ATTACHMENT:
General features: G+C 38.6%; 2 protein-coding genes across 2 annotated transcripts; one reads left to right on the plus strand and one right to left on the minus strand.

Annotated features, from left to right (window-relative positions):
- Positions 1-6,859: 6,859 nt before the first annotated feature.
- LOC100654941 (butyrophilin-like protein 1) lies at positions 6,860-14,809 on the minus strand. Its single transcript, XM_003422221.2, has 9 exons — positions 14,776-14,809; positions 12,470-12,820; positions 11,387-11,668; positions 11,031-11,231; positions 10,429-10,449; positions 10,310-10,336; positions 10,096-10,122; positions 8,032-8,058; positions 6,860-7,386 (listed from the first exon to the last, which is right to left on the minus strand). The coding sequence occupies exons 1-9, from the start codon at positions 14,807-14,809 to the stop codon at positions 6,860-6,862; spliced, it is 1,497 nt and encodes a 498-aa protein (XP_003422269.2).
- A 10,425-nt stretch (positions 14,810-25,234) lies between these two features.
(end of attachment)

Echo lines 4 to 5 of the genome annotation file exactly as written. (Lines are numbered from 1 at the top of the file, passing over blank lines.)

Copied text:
- LOC100654941 (butyrophilin-like protein 1) lies at positions 6,860-14,809 on the minus strand. Its single transcript, XM_003422221.2, has 9 exons — positions 14,776-14,809; positions 12,470-12,820; positions 11,387-11,668; positions 11,031-11,231; positions 10,429-10,449; positions 10,310-10,336; positions 10,096-10,122; positions 8,032-8,058; positions 6,860-7,386 (listed from the first exon to the last, which is right to left on the minus strand). The coding sequence occupies exons 1-9, from the start codon at positions 14,807-14,809 to the stop codon at positions 6,860-6,862; spliced, it is 1,497 nt and encodes a 498-aa protein (XP_003422269.2).
- A 10,425-nt stretch (positions 14,810-25,234) lies between these two features.